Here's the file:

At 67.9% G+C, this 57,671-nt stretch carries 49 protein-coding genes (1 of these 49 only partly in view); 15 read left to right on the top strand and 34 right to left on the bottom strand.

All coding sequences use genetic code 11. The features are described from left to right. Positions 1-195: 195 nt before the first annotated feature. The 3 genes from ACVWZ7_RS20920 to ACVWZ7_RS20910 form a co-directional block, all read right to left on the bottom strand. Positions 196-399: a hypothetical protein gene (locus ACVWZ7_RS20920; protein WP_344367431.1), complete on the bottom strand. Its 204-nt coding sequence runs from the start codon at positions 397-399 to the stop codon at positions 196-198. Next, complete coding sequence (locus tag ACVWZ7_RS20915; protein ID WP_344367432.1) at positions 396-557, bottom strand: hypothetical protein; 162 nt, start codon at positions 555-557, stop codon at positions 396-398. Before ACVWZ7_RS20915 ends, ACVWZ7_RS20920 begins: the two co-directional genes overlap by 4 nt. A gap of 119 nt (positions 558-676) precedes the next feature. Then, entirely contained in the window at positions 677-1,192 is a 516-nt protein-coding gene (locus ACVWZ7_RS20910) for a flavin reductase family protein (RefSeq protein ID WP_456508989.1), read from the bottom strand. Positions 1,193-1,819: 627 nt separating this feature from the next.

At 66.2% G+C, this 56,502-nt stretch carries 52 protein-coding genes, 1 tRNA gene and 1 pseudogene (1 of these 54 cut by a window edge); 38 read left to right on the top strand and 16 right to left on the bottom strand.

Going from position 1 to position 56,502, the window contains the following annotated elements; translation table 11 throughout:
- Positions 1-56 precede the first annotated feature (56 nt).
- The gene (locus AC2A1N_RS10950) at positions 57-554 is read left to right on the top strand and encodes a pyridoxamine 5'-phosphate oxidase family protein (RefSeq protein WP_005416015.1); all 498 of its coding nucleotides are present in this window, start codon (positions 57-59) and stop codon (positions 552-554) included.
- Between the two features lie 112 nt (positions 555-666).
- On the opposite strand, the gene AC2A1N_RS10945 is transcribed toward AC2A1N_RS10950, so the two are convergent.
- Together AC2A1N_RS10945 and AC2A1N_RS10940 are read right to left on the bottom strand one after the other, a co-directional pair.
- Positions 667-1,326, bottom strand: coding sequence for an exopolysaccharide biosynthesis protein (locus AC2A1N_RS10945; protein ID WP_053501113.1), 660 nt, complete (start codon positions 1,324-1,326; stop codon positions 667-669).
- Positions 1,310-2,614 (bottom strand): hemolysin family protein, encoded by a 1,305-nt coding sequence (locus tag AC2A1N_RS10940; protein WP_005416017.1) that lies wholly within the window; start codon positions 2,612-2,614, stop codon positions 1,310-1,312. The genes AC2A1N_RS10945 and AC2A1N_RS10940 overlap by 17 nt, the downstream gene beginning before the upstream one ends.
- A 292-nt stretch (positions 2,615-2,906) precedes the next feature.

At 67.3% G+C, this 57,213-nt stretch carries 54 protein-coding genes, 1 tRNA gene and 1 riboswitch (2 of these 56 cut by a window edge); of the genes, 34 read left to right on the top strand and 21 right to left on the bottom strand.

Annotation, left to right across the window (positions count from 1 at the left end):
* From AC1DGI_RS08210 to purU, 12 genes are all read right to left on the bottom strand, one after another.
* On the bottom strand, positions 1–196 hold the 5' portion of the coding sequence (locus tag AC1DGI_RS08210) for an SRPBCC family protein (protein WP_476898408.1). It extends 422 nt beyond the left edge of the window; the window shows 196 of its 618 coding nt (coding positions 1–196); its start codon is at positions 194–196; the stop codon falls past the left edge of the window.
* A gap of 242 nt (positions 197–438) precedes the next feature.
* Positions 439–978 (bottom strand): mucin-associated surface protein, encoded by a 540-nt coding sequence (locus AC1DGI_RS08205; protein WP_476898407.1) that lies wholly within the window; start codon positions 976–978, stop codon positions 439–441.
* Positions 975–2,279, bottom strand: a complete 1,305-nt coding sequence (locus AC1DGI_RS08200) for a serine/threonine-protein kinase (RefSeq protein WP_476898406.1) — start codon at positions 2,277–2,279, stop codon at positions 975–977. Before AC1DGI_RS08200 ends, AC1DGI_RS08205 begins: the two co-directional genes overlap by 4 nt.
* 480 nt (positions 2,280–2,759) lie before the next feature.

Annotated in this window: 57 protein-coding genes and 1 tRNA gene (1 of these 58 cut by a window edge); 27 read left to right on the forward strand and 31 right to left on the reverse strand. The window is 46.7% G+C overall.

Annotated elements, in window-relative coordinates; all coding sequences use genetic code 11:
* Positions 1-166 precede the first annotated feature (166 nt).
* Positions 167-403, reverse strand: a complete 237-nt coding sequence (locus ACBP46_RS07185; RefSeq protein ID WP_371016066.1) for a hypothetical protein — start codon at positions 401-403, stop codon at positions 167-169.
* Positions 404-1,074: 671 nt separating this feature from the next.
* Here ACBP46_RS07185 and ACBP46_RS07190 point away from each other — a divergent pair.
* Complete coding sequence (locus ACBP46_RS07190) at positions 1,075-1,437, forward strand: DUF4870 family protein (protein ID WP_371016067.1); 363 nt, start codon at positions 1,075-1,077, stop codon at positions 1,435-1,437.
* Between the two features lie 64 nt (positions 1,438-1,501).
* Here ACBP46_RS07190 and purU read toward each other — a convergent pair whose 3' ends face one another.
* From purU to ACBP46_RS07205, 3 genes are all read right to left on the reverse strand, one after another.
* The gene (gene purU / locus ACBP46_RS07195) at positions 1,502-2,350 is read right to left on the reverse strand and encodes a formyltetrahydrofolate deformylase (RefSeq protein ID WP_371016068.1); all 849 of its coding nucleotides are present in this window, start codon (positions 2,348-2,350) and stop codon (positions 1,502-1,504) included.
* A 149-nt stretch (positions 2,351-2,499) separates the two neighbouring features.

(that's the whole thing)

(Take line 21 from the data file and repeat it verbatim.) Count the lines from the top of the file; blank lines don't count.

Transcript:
Annotated in this window: 57 protein-coding genes and 1 tRNA gene (1 of these 58 cut by a window edge); 27 read left to right on the forward strand and 31 right to left on the reverse strand. The window is 46.7% G+C overall.